Well, there are some random thoughts. I hope in some way they are helpful and the Lord gives you grace and discernment on what his will is for you, your family, and ministry.

Dear brothers, the struggles of ministry are great and they take its toll on you, your soul, and your family. Suffering and difficulty is not a reason to walk away. But a weary, hurting soul that is totally spent in all areas of his life may need to walk away for a time, regroup, get some help and counseling, and be cared for by others. This pastor reached out to me and a few others and was humble and wise to do so. If this describes you, make sure you reach out to someone near you for help. Ask for help before you destroy everything that is dear to you in your life.


Posted in The Pastor's Soul
5 comments on “How do you counsel a pastor when it is time to leave his church?
  1. Jesse van der Meulen says:

    Thanks for this Brian. I had to leave pastoring my church 3 months ago for the sake of my family, plus it didn’t help that my board didn’t want me šŸ˜‰ It’s been tough to be in transition, and we have no idea what’s next for us, but I’m so thankful that no matter what – God still has us. We’ve been so thankful to find a Godly, Gospel-centered church to be a part of, what a gift to simply ‘be’ for the first time in a long time.

    • Brian Croft says:

      Thank you for writing and reminding others that there are times where we must step away for a time and that God cares for us through it. Bless you.

  2. What wonderful counsel you have offered here to these dear brothers! There’s a lot for me to file away, but under the heading “When is it time for a pastor to leave his church,” could you address another struggle: fruitlessness?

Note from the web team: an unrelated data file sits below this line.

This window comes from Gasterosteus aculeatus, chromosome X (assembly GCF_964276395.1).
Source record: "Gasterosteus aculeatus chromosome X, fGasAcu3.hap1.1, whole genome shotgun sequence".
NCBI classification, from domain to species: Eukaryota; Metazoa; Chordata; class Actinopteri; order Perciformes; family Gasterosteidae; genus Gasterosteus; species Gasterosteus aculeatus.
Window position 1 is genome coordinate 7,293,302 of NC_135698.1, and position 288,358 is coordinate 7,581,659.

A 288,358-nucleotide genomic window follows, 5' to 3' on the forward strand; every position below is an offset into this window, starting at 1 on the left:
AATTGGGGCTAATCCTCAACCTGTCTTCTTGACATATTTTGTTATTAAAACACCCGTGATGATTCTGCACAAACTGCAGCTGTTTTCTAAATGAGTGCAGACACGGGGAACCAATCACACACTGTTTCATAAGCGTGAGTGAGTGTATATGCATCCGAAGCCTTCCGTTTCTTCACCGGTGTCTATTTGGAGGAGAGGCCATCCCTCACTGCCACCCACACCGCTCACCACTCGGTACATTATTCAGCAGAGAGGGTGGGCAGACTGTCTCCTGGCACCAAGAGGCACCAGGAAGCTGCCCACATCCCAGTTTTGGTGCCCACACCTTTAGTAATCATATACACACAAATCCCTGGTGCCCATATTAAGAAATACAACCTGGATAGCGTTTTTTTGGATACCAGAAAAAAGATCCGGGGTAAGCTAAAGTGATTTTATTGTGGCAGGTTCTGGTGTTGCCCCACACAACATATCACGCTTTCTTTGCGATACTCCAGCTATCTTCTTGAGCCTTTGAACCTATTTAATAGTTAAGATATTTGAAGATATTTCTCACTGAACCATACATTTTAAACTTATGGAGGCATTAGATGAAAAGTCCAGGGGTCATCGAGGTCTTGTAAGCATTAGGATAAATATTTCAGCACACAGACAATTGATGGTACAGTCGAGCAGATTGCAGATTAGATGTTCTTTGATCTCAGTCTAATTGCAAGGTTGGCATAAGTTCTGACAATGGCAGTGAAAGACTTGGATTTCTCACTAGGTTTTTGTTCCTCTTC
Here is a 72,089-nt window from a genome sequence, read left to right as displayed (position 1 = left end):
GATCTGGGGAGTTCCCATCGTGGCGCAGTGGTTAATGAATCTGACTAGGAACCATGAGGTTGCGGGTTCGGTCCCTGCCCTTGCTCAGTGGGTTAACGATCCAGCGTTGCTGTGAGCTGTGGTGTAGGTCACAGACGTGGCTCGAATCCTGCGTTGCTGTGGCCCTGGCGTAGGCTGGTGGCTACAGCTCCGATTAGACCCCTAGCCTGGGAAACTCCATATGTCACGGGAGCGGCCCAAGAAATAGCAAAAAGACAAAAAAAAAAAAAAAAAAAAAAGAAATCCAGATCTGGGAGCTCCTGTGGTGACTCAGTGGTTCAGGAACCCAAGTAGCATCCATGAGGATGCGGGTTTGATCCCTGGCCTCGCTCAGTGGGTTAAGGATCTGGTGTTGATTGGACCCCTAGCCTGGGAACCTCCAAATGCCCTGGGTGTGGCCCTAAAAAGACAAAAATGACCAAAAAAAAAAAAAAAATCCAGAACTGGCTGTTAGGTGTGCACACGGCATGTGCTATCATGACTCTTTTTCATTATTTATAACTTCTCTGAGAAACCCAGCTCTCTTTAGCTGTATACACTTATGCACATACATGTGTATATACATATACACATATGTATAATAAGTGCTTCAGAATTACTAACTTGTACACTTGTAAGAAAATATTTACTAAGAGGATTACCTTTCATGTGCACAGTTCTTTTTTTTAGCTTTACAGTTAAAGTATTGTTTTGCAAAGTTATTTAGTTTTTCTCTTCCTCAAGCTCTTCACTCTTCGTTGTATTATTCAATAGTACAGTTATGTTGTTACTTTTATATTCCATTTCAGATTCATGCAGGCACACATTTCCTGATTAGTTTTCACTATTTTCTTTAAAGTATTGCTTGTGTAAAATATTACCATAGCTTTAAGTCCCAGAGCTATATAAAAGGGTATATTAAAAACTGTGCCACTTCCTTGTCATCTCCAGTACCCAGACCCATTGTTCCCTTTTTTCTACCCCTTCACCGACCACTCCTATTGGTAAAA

This is not the pastor who is struggling with personal attacks and unreasonable time demands, but rather the pastor who is struggling against inertia, perhaps a congregation that is content to pay the bills and his salary, retaining his services for Sundays and hospitals. If he had no desire for the glory of the Lord, he could probably serve this church indefinitely, but he doesn’t, and he wonders if he can.

    I’m sure there are many answers, like the need for revival, and anecdotes, like Adoniram Judson. But what would you say to a pastor who expressed what he called “a holy discontent” or who said, “I just don’t think I’m the man to lead this church any farther?”

    • Brian Croft says:

      I will think on it. The one thing I would say is that the glory of God can be powerfully displayed in the faithful preaching and ministry of a man of God even in a place like you describe where people are not responding well. Just because you cannot see the fruit, doesn’t mean it isn’t there. Read the story and life of Charles Simeon.

      • Matthew Bohling says:

        As one who regrets leaving a call in part because of the ā€œunresponsiveness of the congregationā€, these words from Brian are important. Sometimes in a congregation with much inertia, the pastor must grow in his prophetic stance towards the leadership and congregation that Christā€™s grace might lead to fruitful Christian lives. Simeon is a shining example in this regard.